Exercise Profile
  • Target Muscle Group
  • Exercise TypeStrength
  • Equipment RequiredKettle Bells
  • MechanicsCompound
  • Force TypeHinge (Bilateral)
  • Experience LevelIntermediate
  • Secondary Muscles
    Abs, Forearms, Glutes, Lats, Lower Back, Traps, Upper Back
Target Muscle Group


Hamstrings Muscle Anatomy Diagram

Kettlebell Romanian Deadlift Overview

The kettlebell Romanian deadlift is a variation of the Romanian deadlift and an exercise used to build the muscles of the hamstrings.

Kettlebell Romanian deadlifts should be done in a slow fashion with your focus on feeling the tension on the hamstrings and glutes.

Kettlebell Romanian deadlifts are an excellent exercise to use when learning the hip hinge movement before moving on to heavier and more advanced variations.

Kettlebell Romanian Deadlift Instructions

  1. Grasp a kettlebell by the horns with a double overhand grip and assume a hip width stance.
  2. Begin the RDL by pushing your hips back and hinging forward until the bar is just below knee height.
  3. Drive through the whole foot and focus on pushing the floor away.
  4. Return to the starting position and repeat for the desired number of repetitions.

Kettlebell Romanian Deadlift Tips

  1. Range of motion in the lift will largely be determined by an individual’s mobility as well as their ability to maintain a neutral spine. Standing on a box or bench is likely counterproductive as most won’t have the range of motion to control that much range of motion effectively.
  2. Neck position is highly individual - Some prefer a neutral neck position (i.e. keeping the chin tucked throughout the lift) while others do well with looking slightly up. Here’s some factors to consider:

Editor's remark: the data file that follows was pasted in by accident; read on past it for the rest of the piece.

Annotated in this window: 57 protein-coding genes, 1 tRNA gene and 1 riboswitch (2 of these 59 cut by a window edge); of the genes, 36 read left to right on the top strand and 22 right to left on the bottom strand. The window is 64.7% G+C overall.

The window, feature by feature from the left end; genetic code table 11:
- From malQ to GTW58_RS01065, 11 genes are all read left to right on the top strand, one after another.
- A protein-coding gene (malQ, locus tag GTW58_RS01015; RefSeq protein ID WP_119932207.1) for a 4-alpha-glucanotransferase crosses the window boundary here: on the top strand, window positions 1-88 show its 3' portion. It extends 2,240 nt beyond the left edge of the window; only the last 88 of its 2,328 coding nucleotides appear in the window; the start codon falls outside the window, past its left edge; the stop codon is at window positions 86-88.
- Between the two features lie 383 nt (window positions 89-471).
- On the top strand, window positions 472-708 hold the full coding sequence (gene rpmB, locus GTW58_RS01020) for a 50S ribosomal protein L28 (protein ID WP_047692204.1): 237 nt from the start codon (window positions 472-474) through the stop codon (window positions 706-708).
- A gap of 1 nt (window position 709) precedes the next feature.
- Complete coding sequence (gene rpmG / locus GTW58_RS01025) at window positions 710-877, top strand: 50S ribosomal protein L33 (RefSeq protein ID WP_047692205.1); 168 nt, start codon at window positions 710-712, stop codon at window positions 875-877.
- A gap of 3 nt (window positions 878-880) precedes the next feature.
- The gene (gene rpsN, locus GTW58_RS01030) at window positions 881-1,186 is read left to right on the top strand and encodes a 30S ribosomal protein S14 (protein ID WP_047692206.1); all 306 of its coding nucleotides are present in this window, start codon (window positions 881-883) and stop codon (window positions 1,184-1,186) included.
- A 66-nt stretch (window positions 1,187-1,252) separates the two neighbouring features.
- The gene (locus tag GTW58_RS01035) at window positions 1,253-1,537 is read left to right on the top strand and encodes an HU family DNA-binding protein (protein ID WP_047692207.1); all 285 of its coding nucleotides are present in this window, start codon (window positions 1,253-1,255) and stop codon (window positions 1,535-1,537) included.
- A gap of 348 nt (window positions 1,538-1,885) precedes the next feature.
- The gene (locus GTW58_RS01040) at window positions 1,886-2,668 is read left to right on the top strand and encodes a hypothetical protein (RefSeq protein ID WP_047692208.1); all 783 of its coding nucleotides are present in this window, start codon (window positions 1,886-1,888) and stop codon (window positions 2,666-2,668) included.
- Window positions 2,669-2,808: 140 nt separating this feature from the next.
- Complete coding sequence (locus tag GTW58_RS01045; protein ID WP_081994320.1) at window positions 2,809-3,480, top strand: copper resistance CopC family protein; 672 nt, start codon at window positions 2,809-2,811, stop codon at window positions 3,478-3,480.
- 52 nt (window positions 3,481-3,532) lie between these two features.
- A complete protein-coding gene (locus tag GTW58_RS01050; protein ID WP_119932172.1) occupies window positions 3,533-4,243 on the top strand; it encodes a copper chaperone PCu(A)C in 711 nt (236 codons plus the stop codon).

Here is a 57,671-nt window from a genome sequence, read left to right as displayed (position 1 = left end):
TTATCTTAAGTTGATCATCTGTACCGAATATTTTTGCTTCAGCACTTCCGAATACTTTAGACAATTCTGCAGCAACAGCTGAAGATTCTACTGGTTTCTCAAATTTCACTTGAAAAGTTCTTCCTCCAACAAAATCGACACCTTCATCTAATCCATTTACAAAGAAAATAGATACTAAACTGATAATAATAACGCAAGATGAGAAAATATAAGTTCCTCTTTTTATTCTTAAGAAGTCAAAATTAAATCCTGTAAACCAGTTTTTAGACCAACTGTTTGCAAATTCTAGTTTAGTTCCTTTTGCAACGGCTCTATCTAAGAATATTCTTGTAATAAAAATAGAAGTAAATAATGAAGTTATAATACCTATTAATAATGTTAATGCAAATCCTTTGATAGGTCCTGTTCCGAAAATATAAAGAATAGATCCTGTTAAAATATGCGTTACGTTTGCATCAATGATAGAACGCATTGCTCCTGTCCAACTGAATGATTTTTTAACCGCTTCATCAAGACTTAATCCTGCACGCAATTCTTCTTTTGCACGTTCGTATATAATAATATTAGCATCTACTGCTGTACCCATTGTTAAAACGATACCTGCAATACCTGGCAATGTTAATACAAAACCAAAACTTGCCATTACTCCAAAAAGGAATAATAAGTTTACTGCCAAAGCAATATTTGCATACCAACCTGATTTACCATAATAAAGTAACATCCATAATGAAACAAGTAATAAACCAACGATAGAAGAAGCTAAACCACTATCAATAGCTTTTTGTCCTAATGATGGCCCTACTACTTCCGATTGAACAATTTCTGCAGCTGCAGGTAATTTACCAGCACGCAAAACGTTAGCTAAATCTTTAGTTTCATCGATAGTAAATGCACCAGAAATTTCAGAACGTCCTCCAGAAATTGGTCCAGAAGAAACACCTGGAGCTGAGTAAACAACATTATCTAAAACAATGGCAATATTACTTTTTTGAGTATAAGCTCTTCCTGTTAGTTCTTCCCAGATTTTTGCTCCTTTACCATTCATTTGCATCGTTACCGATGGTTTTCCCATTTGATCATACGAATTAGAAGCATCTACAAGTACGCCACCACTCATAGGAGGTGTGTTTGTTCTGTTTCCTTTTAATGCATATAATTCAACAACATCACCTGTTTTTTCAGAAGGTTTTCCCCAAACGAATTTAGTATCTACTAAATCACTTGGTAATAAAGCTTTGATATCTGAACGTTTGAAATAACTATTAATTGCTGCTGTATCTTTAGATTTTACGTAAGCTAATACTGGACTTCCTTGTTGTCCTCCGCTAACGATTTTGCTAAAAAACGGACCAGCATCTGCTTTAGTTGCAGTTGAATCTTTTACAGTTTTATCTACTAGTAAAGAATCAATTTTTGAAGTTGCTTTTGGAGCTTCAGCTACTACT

• If you’re someone who is more globally extended (i.e. athletic background), then you will likely be able to keep a neutral position more effectively by packing the chin.
    • On the opposite end of the spectrum, if you tend to be more flexion dominant (especially in your thoracic spine - upper back) then it would behoove you to look up slightly as this will drive more extension.
    • Experiment with each and see which one works best for your individual anatomy and biomechanics.
  3. Do not allow the kettlebell to drift away from the body, it should graze your legs during the eccentric portion of the lift.
  4. Make sure you wrap your thumbs around the kettlebell and don’t utilize a false grip. Squeeze the handle as tight as possible like you’re trying to leave an imprint of your fingerprints on the kettlebell.
  5. Your weight will naturally shift to your heels as you hinge; however, it’s important that you keep the weight distributed over your whole foot and don’t allow the toes to rise. To combat this, you should focus on maintaining 3 points of contact: big toe, little toe, and heel.
  6. Ensure the elbows stay locked out. Don’t actively flex the triceps but make sure that your elbow doesn’t break neutral as this can potentially put you at risk for a bicep tear under maximal weights.